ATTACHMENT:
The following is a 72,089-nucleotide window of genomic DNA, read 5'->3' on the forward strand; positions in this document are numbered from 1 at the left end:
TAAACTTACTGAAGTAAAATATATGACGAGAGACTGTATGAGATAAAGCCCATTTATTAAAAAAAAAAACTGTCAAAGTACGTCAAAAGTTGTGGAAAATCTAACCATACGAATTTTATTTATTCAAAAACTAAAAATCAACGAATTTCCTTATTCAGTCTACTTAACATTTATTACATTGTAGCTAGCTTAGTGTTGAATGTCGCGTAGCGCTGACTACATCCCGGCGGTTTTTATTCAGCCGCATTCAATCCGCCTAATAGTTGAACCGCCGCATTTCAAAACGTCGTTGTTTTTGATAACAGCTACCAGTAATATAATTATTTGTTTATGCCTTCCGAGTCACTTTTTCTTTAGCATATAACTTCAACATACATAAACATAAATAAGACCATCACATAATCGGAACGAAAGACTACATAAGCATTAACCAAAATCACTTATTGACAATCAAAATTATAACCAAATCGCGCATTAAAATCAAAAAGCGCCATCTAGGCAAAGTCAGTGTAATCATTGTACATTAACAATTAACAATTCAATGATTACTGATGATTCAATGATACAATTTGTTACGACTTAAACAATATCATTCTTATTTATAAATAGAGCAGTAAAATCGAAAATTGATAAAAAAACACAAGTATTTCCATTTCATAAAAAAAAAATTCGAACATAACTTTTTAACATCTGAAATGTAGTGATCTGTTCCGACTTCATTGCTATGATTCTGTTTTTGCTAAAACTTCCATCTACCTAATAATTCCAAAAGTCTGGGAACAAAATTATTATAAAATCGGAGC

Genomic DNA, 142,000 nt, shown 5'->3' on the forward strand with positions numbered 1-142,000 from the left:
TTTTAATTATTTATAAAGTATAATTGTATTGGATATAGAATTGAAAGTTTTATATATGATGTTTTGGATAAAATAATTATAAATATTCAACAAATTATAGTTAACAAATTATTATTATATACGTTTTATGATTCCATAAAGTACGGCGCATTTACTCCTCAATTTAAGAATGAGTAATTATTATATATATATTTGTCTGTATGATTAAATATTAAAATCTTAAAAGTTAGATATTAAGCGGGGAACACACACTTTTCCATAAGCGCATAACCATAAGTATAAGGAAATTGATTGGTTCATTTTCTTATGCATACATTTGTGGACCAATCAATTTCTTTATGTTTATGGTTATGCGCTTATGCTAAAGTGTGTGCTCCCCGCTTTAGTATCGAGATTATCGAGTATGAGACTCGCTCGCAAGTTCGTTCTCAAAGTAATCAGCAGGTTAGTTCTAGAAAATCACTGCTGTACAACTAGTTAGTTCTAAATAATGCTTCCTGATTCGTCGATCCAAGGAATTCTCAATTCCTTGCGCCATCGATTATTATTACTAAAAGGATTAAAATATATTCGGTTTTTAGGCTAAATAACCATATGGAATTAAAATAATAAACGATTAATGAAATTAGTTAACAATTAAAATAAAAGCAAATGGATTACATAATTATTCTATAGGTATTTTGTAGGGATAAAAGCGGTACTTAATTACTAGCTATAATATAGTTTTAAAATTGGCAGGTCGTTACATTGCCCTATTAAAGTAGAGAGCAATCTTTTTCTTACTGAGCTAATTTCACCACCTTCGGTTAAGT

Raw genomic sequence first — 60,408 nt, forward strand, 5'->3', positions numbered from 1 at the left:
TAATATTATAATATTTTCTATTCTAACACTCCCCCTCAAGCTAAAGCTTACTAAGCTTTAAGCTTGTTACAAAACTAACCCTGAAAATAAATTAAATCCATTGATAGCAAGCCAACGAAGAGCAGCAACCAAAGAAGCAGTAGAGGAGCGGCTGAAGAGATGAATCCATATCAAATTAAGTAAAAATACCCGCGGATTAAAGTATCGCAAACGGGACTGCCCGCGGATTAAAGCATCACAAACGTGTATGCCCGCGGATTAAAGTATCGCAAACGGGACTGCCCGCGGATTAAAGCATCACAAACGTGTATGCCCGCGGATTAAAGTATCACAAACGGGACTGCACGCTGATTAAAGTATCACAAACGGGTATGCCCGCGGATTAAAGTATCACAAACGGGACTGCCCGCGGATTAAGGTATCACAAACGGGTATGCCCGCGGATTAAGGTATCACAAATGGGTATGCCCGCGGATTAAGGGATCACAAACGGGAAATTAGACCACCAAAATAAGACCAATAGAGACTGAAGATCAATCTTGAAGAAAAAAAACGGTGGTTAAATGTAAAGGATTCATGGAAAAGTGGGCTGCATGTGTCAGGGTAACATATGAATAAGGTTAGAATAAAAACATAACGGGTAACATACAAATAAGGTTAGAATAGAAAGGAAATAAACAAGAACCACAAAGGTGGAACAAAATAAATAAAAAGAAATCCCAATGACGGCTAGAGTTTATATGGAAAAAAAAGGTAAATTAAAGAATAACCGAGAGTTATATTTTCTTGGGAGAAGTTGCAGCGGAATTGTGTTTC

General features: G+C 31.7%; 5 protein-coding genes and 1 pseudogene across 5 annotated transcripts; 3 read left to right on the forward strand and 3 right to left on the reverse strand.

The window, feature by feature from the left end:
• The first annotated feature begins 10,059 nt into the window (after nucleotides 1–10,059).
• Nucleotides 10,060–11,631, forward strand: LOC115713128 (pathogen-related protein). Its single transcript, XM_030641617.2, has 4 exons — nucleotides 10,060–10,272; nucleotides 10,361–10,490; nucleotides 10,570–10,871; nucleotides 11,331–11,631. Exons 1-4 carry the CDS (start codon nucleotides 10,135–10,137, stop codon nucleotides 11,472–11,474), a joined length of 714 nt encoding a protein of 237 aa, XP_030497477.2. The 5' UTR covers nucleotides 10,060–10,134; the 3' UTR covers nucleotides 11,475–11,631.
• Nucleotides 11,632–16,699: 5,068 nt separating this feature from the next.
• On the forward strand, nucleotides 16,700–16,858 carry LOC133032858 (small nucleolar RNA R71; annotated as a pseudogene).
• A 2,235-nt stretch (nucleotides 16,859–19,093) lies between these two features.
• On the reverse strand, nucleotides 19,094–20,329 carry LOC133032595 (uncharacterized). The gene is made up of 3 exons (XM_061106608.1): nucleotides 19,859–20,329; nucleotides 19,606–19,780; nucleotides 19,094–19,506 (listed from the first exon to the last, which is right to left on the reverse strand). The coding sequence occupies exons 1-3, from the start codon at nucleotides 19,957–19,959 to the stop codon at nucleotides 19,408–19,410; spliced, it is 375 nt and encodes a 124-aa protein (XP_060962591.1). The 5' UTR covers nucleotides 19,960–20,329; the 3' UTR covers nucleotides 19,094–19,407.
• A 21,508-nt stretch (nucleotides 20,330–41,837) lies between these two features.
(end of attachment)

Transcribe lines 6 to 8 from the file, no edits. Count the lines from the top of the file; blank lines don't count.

TAATATTATAATATTTTCTATTCTAACACTCCCCCTCAAGCTAAAGCTTACTAAGCTTTAAGCTTGTTACAAAACTAACCCTGAAAATAAATTAAATCCATTGATAGCAAGCCAACGAAGAGCAGCAACCAAAGAAGCAGTAGAGGAGCGGCTGAAGAGATGAATCCATATCAAATTAAGTAAAAATACCCGCGGATTAAAGTATCGCAAACGGGACTGCCCGCGGATTAAAGCATCACAAACGTGTATGCCCGCGGATTAAAGTATCGCAAACGGGACTGCCCGCGGATTAAAGCATCACAAACGTGTATGCCCGCGGATTAAAGTATCACAAACGGGACTGCACGCTGATTAAAGTATCACAAACGGGTATGCCCGCGGATTAAAGTATCACAAACGGGACTGCCCGCGGATTAAGGTATCACAAACGGGTATGCCCGCGGATTAAGGTATCACAAATGGGTATGCCCGCGGATTAAGGGATCACAAACGGGAAATTAGACCACCAAAATAAGACCAATAGAGACTGAAGATCAATCTTGAAGAAAAAAAACGGTGGTTAAATGTAAAGGATTCATGGAAAAGTGGGCTGCATGTGTCAGGGTAACATATGAATAAGGTTAGAATAAAAACATAACGGGTAACATACAAATAAGGTTAGAATAGAAAGGAAATAAACAAGAACCACAAAGGTGGAACAAAATAAATAAAAAGAAATCCCAATGACGGCTAGAGTTTATATGGAAAAAAAAGGTAAATTAAAGAATAACCGAGAGTTATATTTTCTTGGGAGAAGTTGCAGCGGAATTGTGTTTC

General features: G+C 31.7%; 5 protein-coding genes and 1 pseudogene across 5 annotated transcripts; 3 read left to right on the forward strand and 3 right to left on the reverse strand.

The window, feature by feature from the left end: